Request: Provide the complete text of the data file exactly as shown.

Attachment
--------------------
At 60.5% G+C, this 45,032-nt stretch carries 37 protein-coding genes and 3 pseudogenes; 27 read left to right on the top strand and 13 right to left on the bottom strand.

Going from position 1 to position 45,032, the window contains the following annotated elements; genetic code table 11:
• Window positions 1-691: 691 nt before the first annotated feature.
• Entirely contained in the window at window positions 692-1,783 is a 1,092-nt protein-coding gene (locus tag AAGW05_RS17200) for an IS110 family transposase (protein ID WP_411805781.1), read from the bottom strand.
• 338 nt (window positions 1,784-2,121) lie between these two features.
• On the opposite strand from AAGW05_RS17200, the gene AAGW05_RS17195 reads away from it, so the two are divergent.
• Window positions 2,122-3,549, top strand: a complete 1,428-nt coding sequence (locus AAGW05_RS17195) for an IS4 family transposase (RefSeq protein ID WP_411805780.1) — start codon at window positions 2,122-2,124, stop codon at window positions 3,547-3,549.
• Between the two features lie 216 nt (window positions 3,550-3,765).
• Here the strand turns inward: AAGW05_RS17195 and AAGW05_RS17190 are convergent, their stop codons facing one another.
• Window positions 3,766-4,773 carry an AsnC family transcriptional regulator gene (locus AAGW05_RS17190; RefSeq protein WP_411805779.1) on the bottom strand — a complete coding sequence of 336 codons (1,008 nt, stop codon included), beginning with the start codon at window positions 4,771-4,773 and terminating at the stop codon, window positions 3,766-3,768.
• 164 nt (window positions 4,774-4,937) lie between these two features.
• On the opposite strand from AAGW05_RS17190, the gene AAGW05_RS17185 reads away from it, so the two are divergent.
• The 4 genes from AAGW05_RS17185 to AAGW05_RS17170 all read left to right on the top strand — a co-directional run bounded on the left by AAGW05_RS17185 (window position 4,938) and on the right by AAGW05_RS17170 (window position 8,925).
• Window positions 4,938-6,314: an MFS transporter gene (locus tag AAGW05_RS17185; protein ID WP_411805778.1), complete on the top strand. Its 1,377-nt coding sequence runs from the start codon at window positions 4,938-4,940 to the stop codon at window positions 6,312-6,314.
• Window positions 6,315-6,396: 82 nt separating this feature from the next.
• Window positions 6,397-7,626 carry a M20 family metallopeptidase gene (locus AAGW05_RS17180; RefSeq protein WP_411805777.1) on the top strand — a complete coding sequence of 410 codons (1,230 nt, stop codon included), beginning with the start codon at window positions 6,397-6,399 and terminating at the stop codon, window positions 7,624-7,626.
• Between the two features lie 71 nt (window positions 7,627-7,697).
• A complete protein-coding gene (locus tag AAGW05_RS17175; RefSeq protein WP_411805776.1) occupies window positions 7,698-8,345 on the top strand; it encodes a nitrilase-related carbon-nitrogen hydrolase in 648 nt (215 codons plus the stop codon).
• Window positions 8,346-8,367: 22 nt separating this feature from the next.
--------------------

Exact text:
At 60.5% G+C, this 45,032-nt stretch carries 37 protein-coding genes and 3 pseudogenes; 27 read left to right on the top strand and 13 right to left on the bottom strand.

Going from position 1 to position 45,032, the window contains the following annotated elements; genetic code table 11:
• Window positions 1-691: 691 nt before the first annotated feature.
• Entirely contained in the window at window positions 692-1,783 is a 1,092-nt protein-coding gene (locus tag AAGW05_RS17200) for an IS110 family transposase (protein ID WP_411805781.1), read from the bottom strand.
• 338 nt (window positions 1,784-2,121) lie between these two features.
• On the opposite strand from AAGW05_RS17200, the gene AAGW05_RS17195 reads away from it, so the two are divergent.
• Window positions 2,122-3,549, top strand: a complete 1,428-nt coding sequence (locus AAGW05_RS17195) for an IS4 family transposase (RefSeq protein ID WP_411805780.1) — start codon at window positions 2,122-2,124, stop codon at window positions 3,547-3,549.
• Between the two features lie 216 nt (window positions 3,550-3,765).
• Here the strand turns inward: AAGW05_RS17195 and AAGW05_RS17190 are convergent, their stop codons facing one another.
• Window positions 3,766-4,773 carry an AsnC family transcriptional regulator gene (locus AAGW05_RS17190; RefSeq protein WP_411805779.1) on the bottom strand — a complete coding sequence of 336 codons (1,008 nt, stop codon included), beginning with the start codon at window positions 4,771-4,773 and terminating at the stop codon, window positions 3,766-3,768.
• 164 nt (window positions 4,774-4,937) lie between these two features.
• On the opposite strand from AAGW05_RS17190, the gene AAGW05_RS17185 reads away from it, so the two are divergent.
• The 4 genes from AAGW05_RS17185 to AAGW05_RS17170 all read left to right on the top strand — a co-directional run bounded on the left by AAGW05_RS17185 (window position 4,938) and on the right by AAGW05_RS17170 (window position 8,925).
• Window positions 4,938-6,314: an MFS transporter gene (locus tag AAGW05_RS17185; protein ID WP_411805778.1), complete on the top strand. Its 1,377-nt coding sequence runs from the start codon at window positions 4,938-4,940 to the stop codon at window positions 6,312-6,314.
• Window positions 6,315-6,396: 82 nt separating this feature from the next.
• Window positions 6,397-7,626 carry a M20 family metallopeptidase gene (locus AAGW05_RS17180; RefSeq protein WP_411805777.1) on the top strand — a complete coding sequence of 410 codons (1,230 nt, stop codon included), beginning with the start codon at window positions 6,397-6,399 and terminating at the stop codon, window positions 7,624-7,626.
• Between the two features lie 71 nt (window positions 7,627-7,697).
• A complete protein-coding gene (locus tag AAGW05_RS17175; RefSeq protein WP_411805776.1) occupies window positions 7,698-8,345 on the top strand; it encodes a nitrilase-related carbon-nitrogen hydrolase in 648 nt (215 codons plus the stop codon).
• Window positions 8,346-8,367: 22 nt separating this feature from the next.